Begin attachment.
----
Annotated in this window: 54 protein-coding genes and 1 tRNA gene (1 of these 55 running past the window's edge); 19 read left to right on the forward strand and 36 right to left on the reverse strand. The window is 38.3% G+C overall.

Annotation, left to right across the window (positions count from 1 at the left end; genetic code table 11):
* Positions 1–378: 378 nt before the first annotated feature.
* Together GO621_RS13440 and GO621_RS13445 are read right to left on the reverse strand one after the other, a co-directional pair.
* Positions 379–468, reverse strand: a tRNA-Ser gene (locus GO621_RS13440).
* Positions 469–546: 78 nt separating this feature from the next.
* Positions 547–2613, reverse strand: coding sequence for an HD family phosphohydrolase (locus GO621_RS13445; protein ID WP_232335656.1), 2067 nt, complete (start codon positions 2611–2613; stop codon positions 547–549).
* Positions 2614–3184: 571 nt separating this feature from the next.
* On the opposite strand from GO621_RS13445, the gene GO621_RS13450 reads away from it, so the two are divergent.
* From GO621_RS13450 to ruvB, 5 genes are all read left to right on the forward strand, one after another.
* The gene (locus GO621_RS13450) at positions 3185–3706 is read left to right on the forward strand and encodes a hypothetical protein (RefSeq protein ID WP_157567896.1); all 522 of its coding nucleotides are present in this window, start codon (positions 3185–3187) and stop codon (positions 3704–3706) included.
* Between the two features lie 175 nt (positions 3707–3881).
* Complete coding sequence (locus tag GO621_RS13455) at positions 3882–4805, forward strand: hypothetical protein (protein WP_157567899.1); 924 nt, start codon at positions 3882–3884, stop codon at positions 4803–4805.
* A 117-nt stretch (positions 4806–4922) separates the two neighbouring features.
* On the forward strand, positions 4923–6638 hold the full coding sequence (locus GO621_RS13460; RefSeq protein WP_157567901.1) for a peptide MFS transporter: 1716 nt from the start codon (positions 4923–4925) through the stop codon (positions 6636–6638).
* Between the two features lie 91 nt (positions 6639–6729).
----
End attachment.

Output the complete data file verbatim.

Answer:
Annotated in this window: 54 protein-coding genes and 1 tRNA gene (1 of these 55 running past the window's edge); 19 read left to right on the forward strand and 36 right to left on the reverse strand. The window is 38.3% G+C overall.

Annotation, left to right across the window (positions count from 1 at the left end; genetic code table 11):
* Positions 1–378: 378 nt before the first annotated feature.
* Together GO621_RS13440 and GO621_RS13445 are read right to left on the reverse strand one after the other, a co-directional pair.
* Positions 379–468, reverse strand: a tRNA-Ser gene (locus GO621_RS13440).
* Positions 469–546: 78 nt separating this feature from the next.
* Positions 547–2613, reverse strand: coding sequence for an HD family phosphohydrolase (locus GO621_RS13445; protein ID WP_232335656.1), 2067 nt, complete (start codon positions 2611–2613; stop codon positions 547–549).
* Positions 2614–3184: 571 nt separating this feature from the next.
* On the opposite strand from GO621_RS13445, the gene GO621_RS13450 reads away from it, so the two are divergent.
* From GO621_RS13450 to ruvB, 5 genes are all read left to right on the forward strand, one after another.
* The gene (locus GO621_RS13450) at positions 3185–3706 is read left to right on the forward strand and encodes a hypothetical protein (RefSeq protein ID WP_157567896.1); all 522 of its coding nucleotides are present in this window, start codon (positions 3185–3187) and stop codon (positions 3704–3706) included.
* Between the two features lie 175 nt (positions 3707–3881).
* Complete coding sequence (locus tag GO621_RS13455) at positions 3882–4805, forward strand: hypothetical protein (protein WP_157567899.1); 924 nt, start codon at positions 3882–3884, stop codon at positions 4803–4805.
* A 117-nt stretch (positions 4806–4922) separates the two neighbouring features.
* On the forward strand, positions 4923–6638 hold the full coding sequence (locus GO621_RS13460; RefSeq protein WP_157567901.1) for a peptide MFS transporter: 1716 nt from the start codon (positions 4923–4925) through the stop codon (positions 6636–6638).
* Between the two features lie 91 nt (positions 6639–6729).